China Report • The new Chinese shopper

The Chinese travel shopper’s changing face

iClick Interactive (Asia) Chief Product Officer Yan Lee (pictured below) talks about the company’s White Paper on the Chinese Outbound Travel Shopper, published in partnership with The Moodie Davitt Report.

In October, digital technology powerhouse iClick revealed the Chinese Outbound Travel Shopper White Paper, in association with The Moodie Davitt Report. This ‘thought leadership’ document attempts to consider not just the tourism and spending numbers and projections but to examine consumer dynamics, varying customer profiles, and key behavioural components, including travel and shopping trends. iClick Chief Product Officer Yan Lee revealed highlights at The Trinity Forum in November.

To help better understand Chinese outbound travel shoppers, iClick conducted an extensive audience analysis via its marketing technology platform iAudience, which has 750+ million internet users anonymously profiled in China per month.

Thanks to its extraordinary data capability and partnerships with Tencent, Baidu, Ctrip and other Chinese websites and apps, iClick can track and profile those 750+ million Chinese ‘netizens’ each month.

Yan Lee: iClick’s partnerships offer it vast reach among consumers.

This lends the ability to explore the kinds of keywords Chinese users search for on the internet, the articles they read online, and the contents they consume and share with their friends via social media. “iAudience is the crystallization of the wide expanse of data into a single, integrated real time platform for marketers,” the company says.

The opportunity is vast, as Lee noted. The number of outbound Chinese passengers is expected to grow to 250 million in the next three years, as easing of visa regulations and available air routes in and out of China spur the affluent and middle class Chinese to travel globally. In 2017, Chinese overseas spend hit US$1,985 per person on average, well ahead of US, UK, French or German nationalities.

Lee noted: “Not only do Chinese travel a lot, they also tend to spend a lot. Chinese travellers have a huge intention to spend when they’re abroad.” Citizens from lower tier Chinese cities are now more likely to spend abroad than to spend in Tier 1 cities, he pointed out.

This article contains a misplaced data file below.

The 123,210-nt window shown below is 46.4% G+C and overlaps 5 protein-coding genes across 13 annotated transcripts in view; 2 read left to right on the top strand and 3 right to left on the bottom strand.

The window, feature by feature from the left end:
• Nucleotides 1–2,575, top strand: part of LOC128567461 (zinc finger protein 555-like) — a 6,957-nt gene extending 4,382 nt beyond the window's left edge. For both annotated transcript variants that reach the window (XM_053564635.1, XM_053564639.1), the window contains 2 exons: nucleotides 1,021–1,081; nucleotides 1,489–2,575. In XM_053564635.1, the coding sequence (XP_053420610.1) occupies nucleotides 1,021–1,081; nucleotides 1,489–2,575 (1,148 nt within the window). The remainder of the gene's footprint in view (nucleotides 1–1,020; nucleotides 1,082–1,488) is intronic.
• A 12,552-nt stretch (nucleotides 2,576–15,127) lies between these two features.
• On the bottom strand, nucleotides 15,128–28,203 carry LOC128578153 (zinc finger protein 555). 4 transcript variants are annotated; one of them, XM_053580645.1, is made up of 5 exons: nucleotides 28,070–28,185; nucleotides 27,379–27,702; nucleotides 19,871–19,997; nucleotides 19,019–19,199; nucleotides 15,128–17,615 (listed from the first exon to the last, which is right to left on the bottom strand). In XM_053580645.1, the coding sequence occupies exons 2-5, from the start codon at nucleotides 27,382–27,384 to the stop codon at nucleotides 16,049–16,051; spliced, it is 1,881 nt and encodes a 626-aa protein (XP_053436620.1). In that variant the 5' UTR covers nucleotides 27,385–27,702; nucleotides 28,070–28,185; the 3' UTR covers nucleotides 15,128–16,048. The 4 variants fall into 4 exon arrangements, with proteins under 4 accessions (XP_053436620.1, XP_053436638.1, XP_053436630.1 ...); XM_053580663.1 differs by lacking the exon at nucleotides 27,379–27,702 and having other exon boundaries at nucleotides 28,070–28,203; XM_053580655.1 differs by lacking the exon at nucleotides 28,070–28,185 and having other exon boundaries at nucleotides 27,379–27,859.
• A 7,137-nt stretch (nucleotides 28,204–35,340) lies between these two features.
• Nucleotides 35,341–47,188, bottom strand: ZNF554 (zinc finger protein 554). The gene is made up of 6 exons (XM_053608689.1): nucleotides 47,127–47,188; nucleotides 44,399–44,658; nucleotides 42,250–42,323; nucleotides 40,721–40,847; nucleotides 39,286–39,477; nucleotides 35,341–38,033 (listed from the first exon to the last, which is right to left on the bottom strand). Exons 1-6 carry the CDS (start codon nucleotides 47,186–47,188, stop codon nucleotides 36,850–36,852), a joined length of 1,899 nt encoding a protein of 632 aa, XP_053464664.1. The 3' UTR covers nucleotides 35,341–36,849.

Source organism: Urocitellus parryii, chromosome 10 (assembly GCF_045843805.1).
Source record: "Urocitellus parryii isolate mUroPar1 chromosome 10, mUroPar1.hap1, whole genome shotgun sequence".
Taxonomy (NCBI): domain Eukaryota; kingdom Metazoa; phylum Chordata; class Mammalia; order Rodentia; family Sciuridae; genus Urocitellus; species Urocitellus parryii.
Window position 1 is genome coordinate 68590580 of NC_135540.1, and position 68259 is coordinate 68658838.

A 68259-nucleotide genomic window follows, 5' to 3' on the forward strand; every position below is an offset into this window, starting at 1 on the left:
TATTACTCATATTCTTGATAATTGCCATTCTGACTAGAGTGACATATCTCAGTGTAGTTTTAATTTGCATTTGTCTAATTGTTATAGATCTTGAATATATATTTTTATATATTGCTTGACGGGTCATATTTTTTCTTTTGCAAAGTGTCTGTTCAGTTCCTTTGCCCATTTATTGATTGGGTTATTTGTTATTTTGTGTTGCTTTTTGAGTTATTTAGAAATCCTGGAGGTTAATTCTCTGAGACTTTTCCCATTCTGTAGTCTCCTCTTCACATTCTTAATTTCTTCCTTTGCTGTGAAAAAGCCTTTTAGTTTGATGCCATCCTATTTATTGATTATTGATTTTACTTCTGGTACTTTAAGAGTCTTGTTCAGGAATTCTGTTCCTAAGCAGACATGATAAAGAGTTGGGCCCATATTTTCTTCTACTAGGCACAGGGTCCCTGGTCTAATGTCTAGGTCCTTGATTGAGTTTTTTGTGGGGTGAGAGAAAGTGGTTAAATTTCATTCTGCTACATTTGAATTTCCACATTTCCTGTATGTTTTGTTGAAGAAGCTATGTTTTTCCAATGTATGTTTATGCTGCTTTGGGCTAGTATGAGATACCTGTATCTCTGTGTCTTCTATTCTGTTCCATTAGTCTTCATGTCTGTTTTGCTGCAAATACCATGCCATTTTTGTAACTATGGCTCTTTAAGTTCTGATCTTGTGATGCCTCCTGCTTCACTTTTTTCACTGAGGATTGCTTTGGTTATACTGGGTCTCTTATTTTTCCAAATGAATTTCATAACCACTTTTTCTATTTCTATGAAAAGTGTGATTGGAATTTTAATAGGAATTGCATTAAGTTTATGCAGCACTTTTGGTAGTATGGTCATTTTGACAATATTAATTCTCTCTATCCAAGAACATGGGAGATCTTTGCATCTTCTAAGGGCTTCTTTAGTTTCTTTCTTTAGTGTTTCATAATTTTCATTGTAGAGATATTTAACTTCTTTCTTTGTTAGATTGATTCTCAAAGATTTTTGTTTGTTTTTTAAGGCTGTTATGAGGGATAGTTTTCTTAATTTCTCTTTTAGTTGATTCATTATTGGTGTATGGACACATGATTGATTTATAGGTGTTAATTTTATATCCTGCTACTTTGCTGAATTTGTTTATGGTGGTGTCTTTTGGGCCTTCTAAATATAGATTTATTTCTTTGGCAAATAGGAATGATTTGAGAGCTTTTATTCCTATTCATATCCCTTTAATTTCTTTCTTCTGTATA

Yan Lee: Watch out for travellers from emerging Tier 1 cities.

Their motivations to buy overseas include:

  • Price differentials: Opportunity to enjoy significant tax savings by buying outside China.
  • Quality assurance: Overseas retail products are perceived as higher quality and travellers are reassured that they are genuine.
  • Uniqueness: Products only to be found in a particular destination.

Lee also broke down today’s travellers into three types of shopper. First, there is ‘The Dark Horse’, new affluent travellers from emerging cities. These include Xi’an (with a 323% surge in outbound travellers in 2017), followed by Changsha, Wuxi, Taiyuan, Wuhan, Hefei, Chengdu, Nanjing, Harbin and Kunming.

These travellers tend to target nearby destinations that are perceived as safer, and to target brands that are already well-known and established. Saving money is a key factor in driving purchases, encouraging them to buy overseas.

‘The Walking Wallet’ is the second group, focused on overseas luxury shopping. This group is dominated by upper middle class women with household incomes of over US$45,000 a year, who travel regularly for business or pleasure.

They target premium, customised tours when they travel, staying in luxury hotels in Europe, the Middle East and Africa, and they seek authentic, high-end goods, and products not available in China.

‘The Awakened Generation’, born between 1990 and 1999, are the third group. According to iClick, “they are the first generation of digital natives in China, to whom the smartphone is almost an inseparable ‘organ’ to their body. They are constantly learning about the outside world through multiple online platforms and are also eager to go abroad to explore that world for themselves.”

They aim to stand out from the crowd, want immersive and shareable experiences and have a desire to discover new brands. They aim to position themselves as ‘thought leaders’ among their peers.

The key to understanding the Chinese traveller, added Lee, is to understand their travel planning behaviour. This differs between age and social groups but, overall, Chinese travellers plan further ahead than their international counterparts (from two to six months ahead depending on the destination). And it is during the planning process, when consumers will engage with a variety of media touchpoints, that the opportunity arises to connect with them.

Because China is such a huge country, it is impossible to target the nation as a whole, noted Lee. “China is one big concept that needs to be broken down into bite-size pieces.”

Once identified using the right data, shoppers need to be targeted at the right moment, as many of their purchase decisions are made in advance. Engage with them ahead of time, offering “new retail experiences to convert the user before the hustle and bustle of travel,” he urged.

Yan Lee: “China is one big concept.”

The Moodie Davitt Report • The Online Magazine • February 2019